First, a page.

It was a tough decision to make, but I decided to move out of my art studio space and make a new one at home. One of the biggest reasons is the studio has been taken over by more musicians than visual artists lately and I if you are going to have an art studio, you may as well have other visual artists around, right? It's always great to bounce ideas off each other and just have that camaraderie. At the current studio, I formerly had access to the alleyway to shoot photos or let projects dry and now it's a driveway. The bathroom is a lot cleaner at my house. I have also found myself working at home more frequently than at the studio. I have a fridge full of good, fresh food here and space to be outdoors. The weather in California is nice enough to work outside so I often set up on the covered patio in the backyard. The power tools are here, cats are here, it's easier to care for the garden and who really wants to leave their house anyway?!
Of course I have to justify it because the studio has been my favorite spot for 4 years. It has an awesome brick wall and a huge storefront window. It was home for the last four years, but I think it's time to move on.
I have been dreaming of using this space as a studio workshop. It has a bench and storage, opaque corrugated roof that lets in lots of light and at 16' x 7'9", it beats my 10x9 size studio any day. It also has electricity. This is my new pet project.
As you can see, there is a lot of work to do. Old, rotten pieces of wood, home maintenance materials and just filth. This space is behind the cottage in the back (where we have a tenant).
There's a lot of random stuff back here: a bike, a scooter, plant cemetery, dried cans of paint, a door, etc. You may not be able to tell here, but the foundation is uneven as well. That's something I can deal with and worry about later. It will be a big undertaking, but I think totally worth it. If we can make it waterproof, give it some decent walls, it would make a great space for woodworking and bigger projects.
Do you see those shadows on the roof? I need to get up on the roof of the building and sweep the leaves off to let in more light. The above roof will be temporary since we need a new fence and the roof will need to be replaced when the fence does.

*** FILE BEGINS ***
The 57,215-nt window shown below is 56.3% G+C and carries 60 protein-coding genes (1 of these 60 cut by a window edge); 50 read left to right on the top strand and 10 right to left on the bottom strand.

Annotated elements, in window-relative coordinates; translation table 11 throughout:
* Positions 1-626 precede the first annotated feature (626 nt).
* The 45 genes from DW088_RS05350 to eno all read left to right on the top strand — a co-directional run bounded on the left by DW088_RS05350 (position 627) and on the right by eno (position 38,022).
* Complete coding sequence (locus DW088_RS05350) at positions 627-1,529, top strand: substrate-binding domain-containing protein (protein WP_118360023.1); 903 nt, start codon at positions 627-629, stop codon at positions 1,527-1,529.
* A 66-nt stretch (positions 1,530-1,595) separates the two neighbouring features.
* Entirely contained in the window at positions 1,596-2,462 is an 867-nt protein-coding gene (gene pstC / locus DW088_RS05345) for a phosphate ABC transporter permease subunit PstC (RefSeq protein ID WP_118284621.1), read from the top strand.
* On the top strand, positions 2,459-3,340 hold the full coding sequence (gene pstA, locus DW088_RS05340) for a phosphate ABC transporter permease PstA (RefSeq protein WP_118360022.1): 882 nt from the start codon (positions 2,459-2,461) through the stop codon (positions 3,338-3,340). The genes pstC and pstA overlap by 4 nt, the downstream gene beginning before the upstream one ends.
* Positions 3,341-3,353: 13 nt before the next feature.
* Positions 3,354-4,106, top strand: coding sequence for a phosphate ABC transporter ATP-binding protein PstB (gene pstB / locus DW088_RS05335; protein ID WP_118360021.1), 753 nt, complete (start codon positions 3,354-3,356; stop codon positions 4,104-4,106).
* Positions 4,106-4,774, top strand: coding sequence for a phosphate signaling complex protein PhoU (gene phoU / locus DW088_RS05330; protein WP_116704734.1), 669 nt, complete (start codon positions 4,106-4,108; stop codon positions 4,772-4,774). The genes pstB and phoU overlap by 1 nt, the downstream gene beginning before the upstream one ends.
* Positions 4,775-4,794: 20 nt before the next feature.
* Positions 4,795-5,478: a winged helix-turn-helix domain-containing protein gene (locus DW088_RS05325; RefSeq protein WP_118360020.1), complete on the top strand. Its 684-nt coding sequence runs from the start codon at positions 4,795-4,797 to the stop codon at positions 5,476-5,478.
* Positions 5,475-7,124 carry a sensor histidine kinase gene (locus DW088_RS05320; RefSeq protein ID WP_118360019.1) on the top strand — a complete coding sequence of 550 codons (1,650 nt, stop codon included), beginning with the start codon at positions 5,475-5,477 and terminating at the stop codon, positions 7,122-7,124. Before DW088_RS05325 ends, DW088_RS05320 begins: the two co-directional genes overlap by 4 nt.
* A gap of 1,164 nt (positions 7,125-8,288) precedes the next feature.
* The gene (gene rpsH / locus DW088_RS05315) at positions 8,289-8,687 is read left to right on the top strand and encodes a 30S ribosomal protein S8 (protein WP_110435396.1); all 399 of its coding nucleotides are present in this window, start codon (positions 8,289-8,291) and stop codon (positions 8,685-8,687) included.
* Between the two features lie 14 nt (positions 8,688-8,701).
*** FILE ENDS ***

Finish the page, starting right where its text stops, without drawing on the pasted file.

Lots of wood that has been getting wet for a few years. I moved all of this to the front part of the yard to an area piled with stuff ready for the dump. You can see the sad state of the fence here.
The new studio view. My current studio looks out on cars on a busy street, a big van and trailer that always blocks my view, plus has an ugly industrial fence in front of the window. I think I like this view a lot better. Isn't that wall amazing? I love that peeled paint and boarded up window.
In moving my art studio home, I know I will be working in different places. The printing/shipping area will be in the office inside and I will likely spend a lot of time painting on the table below since it is more out in the open.
Recently, I had a couple of friends over to paint together. The backyard made a really nice setting and it got me thinking I can not only have artists over to make stuff, but run workshops back here. I am really excited for this change. You can see some of my big ideas on this Dream Home Art Studio Pinterest Board and be sure to check back on the Home Art Studio Project blog category frequently.
The short list:
- Sweep rooftop DONE!
- Waterproof rooftop
- Remove all old tools (rusted), old paint and random things that don't belong
- Install pegboard on the wall (maybe - I have a love/hate relationship with pegboard)
- Fix or sell the bike
- Fix the scooter
- Build a wall and new fence
- Replace or level the concrete (there's a big old root that's pushing it up)
- Get a flat file for the office space inside (have my friend weld a frame for it to sit on)
The rest of the yard
- Repaint the metal frame of the table and chairs on the patio
- Buy new cushions for the seats
- Put better lighting in on the covered patio
- Build a fire pit with seating
- Buy more California native or drought-hardy plants
- Especially large plants that will provide privacy
- Get the spring food garden going